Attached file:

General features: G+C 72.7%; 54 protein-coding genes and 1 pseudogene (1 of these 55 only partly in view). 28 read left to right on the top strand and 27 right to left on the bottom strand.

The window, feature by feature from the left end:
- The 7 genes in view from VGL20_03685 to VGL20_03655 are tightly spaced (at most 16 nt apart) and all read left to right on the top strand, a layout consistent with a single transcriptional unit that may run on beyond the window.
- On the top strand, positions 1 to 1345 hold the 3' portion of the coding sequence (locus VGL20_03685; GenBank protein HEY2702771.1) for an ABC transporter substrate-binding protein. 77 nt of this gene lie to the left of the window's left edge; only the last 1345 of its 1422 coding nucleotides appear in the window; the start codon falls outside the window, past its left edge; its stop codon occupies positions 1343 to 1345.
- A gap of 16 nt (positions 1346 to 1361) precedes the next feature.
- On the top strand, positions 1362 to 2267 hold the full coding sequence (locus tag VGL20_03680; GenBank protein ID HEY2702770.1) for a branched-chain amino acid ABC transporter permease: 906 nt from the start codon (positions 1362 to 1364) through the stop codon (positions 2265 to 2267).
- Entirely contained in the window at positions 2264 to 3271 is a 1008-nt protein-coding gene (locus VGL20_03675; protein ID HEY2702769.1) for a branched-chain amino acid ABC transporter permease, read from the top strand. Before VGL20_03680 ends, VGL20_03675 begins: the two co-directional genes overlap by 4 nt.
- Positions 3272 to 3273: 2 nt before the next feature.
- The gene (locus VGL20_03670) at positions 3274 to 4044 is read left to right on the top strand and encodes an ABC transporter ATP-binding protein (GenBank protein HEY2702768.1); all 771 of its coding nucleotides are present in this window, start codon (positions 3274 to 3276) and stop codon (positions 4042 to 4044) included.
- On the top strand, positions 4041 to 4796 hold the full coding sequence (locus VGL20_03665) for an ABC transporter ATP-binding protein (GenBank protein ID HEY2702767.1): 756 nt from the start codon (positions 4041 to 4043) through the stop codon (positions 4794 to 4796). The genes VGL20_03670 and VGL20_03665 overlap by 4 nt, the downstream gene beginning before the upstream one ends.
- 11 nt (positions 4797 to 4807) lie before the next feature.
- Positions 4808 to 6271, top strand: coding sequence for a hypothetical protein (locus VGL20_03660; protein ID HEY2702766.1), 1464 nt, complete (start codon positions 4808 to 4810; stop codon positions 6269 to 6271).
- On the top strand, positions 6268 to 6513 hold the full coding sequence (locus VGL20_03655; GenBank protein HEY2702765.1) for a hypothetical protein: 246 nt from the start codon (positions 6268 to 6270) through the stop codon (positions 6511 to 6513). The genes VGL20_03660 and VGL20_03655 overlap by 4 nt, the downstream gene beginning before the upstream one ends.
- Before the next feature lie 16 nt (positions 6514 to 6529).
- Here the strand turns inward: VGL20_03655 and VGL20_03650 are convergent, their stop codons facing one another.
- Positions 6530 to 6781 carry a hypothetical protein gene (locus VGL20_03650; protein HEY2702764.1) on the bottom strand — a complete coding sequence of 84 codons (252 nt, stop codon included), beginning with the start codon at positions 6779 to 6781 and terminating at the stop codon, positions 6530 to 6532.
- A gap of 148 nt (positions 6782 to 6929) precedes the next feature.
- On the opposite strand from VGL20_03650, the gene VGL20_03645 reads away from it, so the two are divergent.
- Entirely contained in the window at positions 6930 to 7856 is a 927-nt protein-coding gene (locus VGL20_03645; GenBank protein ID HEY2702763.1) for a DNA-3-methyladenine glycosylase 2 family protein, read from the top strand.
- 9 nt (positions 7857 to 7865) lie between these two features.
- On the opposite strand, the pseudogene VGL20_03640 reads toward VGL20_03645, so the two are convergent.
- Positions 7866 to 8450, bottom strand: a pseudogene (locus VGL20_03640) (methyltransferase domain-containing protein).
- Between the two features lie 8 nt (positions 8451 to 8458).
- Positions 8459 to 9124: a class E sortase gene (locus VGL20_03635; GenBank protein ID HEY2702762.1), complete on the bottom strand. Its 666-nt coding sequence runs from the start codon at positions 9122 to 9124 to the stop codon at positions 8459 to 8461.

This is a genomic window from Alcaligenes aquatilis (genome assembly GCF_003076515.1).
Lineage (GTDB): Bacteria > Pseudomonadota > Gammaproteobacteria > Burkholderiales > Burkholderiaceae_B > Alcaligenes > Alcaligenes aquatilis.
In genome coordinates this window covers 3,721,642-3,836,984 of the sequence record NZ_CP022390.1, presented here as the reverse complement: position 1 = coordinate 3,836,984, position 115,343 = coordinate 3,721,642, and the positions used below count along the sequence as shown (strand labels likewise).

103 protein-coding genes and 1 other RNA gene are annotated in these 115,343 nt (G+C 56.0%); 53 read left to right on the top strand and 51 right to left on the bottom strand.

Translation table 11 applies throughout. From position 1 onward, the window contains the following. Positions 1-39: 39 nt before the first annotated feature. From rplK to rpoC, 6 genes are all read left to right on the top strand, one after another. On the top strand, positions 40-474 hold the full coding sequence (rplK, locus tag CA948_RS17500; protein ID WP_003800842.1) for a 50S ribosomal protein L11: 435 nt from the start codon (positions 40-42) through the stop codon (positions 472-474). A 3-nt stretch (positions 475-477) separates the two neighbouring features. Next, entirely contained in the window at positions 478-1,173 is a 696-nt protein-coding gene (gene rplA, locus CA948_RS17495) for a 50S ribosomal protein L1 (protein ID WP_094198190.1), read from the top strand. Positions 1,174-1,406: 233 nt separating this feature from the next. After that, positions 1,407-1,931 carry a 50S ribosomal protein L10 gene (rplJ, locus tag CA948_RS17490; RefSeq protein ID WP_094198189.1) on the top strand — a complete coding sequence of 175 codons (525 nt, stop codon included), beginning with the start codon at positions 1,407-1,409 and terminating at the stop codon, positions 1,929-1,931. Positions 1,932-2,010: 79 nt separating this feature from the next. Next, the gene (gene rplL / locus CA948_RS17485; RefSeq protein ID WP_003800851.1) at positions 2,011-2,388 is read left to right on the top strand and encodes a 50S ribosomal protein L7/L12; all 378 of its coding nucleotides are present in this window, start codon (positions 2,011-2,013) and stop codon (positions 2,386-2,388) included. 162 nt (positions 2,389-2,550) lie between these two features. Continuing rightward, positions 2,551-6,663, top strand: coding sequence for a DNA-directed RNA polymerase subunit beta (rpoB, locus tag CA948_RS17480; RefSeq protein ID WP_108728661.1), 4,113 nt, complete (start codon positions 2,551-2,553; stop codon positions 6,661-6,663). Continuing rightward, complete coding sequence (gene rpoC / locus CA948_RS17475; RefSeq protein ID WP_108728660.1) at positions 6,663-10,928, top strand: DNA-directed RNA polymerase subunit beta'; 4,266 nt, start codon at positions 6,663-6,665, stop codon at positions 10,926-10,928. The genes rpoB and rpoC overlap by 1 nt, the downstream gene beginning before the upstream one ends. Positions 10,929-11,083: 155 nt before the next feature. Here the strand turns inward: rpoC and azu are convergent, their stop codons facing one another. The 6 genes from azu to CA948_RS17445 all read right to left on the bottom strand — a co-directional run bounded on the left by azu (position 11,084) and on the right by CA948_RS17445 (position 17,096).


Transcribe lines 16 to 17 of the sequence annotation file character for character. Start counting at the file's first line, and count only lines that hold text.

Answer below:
- Positions 6530 to 6781 carry a hypothetical protein gene (locus VGL20_03650; protein HEY2702764.1) on the bottom strand — a complete coding sequence of 84 codons (252 nt, stop codon included), beginning with the start codon at positions 6779 to 6781 and terminating at the stop codon, positions 6530 to 6532.
- A gap of 148 nt (positions 6782 to 6929) precedes the next feature.